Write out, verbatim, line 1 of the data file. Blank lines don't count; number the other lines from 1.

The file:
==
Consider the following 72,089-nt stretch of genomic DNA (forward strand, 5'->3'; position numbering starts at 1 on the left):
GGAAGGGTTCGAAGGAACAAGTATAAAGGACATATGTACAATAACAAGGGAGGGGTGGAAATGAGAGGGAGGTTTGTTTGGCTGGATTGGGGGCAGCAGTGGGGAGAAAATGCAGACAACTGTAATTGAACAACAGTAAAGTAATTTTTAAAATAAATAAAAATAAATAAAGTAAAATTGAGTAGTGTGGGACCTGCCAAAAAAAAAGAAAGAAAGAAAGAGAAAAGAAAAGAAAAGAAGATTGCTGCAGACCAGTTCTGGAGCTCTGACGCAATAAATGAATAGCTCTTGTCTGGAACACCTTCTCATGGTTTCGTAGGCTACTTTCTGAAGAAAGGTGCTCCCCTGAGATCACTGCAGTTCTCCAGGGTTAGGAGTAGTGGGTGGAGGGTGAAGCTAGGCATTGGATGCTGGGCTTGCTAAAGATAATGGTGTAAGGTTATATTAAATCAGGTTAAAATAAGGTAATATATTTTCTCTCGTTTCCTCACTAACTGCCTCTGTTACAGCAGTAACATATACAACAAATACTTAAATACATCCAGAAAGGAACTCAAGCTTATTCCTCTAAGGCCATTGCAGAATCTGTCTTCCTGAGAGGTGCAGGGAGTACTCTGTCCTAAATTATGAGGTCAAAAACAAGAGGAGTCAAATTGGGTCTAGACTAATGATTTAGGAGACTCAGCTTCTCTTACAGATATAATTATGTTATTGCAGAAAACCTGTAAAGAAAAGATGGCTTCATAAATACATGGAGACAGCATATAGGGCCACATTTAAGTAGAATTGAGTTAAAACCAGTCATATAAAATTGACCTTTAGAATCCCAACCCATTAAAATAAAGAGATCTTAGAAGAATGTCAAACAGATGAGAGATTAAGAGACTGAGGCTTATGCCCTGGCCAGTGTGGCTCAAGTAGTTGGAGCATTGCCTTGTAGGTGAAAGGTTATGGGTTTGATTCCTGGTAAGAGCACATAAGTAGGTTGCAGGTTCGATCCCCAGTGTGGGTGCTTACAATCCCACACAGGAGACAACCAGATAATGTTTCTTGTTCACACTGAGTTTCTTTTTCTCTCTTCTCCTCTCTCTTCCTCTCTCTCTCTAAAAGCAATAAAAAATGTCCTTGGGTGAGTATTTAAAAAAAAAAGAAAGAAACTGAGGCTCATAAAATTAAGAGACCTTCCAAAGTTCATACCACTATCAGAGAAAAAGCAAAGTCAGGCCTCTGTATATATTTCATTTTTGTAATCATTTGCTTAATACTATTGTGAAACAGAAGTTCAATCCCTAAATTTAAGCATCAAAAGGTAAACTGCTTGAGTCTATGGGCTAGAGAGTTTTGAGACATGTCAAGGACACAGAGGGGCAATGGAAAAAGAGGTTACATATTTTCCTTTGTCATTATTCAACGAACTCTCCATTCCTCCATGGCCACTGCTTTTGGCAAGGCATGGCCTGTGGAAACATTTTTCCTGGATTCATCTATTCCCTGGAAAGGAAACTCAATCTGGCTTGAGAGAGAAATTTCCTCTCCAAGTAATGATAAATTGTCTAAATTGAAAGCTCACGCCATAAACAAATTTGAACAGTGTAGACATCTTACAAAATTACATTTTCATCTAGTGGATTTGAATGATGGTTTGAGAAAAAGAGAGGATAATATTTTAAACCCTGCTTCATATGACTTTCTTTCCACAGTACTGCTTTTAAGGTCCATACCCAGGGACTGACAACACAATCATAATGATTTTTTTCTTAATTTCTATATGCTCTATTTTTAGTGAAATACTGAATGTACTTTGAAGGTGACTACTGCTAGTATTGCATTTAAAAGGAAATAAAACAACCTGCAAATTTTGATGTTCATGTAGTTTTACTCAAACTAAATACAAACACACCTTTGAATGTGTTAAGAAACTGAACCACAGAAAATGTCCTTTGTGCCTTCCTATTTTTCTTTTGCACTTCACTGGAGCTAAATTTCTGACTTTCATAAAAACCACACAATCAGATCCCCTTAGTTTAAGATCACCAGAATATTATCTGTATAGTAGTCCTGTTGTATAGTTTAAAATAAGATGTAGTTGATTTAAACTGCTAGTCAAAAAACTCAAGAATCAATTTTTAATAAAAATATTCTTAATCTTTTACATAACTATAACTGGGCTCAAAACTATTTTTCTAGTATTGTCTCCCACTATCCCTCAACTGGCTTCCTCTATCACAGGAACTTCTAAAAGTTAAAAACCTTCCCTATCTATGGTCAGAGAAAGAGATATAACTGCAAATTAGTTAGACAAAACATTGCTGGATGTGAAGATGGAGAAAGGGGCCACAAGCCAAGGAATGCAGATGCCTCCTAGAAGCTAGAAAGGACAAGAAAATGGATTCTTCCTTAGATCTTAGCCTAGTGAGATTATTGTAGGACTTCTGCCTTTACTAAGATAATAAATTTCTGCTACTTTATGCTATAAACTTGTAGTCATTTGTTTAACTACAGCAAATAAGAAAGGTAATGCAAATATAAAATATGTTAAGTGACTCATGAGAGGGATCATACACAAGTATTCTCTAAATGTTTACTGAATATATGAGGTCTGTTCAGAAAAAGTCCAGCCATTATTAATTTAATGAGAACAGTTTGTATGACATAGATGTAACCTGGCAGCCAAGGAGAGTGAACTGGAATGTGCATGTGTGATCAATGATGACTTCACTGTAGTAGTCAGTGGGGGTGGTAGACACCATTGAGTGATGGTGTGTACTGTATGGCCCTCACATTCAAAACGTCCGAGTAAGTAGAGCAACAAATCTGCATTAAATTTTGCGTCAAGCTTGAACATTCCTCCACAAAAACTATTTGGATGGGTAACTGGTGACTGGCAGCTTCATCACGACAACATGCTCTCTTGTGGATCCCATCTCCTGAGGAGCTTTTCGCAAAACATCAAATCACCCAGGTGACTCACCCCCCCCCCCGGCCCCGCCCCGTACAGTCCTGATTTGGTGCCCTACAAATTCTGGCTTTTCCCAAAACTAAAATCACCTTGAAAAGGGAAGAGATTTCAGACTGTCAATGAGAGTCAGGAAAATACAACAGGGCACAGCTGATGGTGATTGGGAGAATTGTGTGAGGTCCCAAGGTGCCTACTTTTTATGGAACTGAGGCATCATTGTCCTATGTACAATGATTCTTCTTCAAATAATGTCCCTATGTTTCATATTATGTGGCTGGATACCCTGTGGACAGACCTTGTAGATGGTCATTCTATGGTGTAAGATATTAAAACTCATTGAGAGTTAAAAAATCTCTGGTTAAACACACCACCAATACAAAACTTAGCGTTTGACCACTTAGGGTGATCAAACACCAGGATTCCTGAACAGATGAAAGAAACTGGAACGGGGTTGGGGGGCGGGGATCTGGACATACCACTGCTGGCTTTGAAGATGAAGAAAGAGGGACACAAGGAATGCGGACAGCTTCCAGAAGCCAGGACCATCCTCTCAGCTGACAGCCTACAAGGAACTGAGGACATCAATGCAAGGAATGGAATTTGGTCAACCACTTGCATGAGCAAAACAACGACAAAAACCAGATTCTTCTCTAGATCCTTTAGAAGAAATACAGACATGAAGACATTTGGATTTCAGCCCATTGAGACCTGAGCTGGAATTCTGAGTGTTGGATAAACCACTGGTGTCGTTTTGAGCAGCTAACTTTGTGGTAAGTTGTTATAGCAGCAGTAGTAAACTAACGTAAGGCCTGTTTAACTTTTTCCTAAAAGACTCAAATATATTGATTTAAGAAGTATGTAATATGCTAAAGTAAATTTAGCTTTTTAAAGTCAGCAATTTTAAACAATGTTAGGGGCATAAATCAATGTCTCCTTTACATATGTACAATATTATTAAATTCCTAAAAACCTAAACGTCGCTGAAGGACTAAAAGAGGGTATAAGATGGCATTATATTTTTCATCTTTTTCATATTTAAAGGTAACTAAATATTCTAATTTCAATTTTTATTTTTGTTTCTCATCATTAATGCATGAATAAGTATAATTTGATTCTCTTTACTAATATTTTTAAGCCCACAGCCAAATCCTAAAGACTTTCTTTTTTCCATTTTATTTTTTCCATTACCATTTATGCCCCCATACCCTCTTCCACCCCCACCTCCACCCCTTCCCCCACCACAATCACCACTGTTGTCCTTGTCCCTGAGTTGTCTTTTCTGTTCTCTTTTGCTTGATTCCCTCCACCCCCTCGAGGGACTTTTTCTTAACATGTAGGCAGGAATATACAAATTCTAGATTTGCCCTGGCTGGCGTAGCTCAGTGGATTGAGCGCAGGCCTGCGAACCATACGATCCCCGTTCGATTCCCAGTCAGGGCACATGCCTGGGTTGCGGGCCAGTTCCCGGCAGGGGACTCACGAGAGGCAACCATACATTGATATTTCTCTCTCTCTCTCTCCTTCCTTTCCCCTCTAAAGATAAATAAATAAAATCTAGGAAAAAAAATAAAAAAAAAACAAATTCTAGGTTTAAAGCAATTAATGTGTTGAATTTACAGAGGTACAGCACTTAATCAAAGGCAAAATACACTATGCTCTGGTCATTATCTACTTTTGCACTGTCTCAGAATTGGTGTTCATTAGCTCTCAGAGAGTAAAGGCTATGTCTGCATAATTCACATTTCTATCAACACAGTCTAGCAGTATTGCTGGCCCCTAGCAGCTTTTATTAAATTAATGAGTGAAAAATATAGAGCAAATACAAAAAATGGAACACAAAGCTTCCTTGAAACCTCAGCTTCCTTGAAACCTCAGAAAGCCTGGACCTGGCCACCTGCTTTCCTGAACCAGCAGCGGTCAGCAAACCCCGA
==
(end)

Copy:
Consider the following 72,089-nt stretch of genomic DNA (forward strand, 5'->3'; position numbering starts at 1 on the left):